An online film journal for Indian Cinema
With a title straight out of a Sam Fuller film, Hell or High Water is a delicious neo-noir Western, or a ‘film soleil’ as film writer Adam Batty pointed out to me, unexpectedly emerging as one of the most political films of the year. The political sensibilities of Taylor Sheridan’s very brilliant script tap into a bankrupt American culture. Truly, this is a flea bitten, austerity world sympathetically drawn out through a sinewy, fatalistic narrative so the loathsome political iconography of banks, foreclosures and mortgages aggregates to an undeniably prescient and antagonistic context. As brothers Toby (Chris Pine) and Tanner (Ben Foster) shoot their way through a series of bank robberies so that they can raise enough money to save their mother’s ranch from being swallowed up whole by a demonic bank, the real monster of our times, one cannot but help feel they are strangely justified in their actions.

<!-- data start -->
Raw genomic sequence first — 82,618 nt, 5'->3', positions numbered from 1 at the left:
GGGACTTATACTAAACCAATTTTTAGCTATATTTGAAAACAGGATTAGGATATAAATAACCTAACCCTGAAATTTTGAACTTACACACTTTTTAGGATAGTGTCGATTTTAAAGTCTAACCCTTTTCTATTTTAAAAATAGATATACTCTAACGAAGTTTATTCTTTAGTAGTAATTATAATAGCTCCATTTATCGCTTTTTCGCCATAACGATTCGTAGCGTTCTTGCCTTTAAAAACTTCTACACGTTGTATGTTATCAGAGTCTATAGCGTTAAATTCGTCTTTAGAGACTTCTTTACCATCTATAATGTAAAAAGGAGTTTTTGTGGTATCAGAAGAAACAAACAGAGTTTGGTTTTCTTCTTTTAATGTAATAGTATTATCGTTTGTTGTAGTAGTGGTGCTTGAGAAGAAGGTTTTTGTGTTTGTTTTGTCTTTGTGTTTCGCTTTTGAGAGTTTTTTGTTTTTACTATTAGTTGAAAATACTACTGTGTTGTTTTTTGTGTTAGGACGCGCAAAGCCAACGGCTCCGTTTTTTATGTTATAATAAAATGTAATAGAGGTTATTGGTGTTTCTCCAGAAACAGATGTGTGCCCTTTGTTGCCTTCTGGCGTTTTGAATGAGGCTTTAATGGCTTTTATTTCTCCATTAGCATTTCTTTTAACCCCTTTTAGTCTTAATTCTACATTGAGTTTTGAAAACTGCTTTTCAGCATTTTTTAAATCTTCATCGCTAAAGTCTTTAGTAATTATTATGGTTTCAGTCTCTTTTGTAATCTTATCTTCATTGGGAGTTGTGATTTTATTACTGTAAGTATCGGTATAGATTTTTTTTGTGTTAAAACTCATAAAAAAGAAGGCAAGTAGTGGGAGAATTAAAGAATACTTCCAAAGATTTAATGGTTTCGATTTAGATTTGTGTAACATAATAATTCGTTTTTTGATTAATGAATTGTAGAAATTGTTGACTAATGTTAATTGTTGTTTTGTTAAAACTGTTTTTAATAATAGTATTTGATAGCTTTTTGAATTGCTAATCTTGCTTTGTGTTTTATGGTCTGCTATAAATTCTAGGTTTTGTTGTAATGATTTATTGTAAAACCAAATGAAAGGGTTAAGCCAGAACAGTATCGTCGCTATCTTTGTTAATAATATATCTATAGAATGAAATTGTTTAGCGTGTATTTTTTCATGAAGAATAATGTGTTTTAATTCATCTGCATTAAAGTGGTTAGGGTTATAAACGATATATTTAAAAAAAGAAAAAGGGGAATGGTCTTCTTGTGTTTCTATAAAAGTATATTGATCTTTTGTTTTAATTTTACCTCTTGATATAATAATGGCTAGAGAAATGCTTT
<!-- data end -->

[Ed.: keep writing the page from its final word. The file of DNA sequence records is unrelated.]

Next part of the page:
While Hell or High Water has a brooding ideological subtext, the film also deals in many of the familiar conventions of the Western genre, notably the archetypal buddy bromance between Texas Rangers Marcus (Jeff Bridges) and Alberto (Gil Birmingham), played out with a piercing beauty all of its own. Director David Mackenzie seems to understand and explicate the psychology of men better than most directors of his generation. And in some ways Hell or High Water is a continuation of Starred Up (2013), pausing to probe at male deficiencies with a suitably philosophical gaze. In addition to all of this, you also get Jeff Bridges, the cinematic personification of self-effacement, expressing a distinctly classic Texas drawl. Hell or High Water, along with The Hateful Eight, reminds us yet again the Western genre is perhaps the one genre that can live and breathe in any era.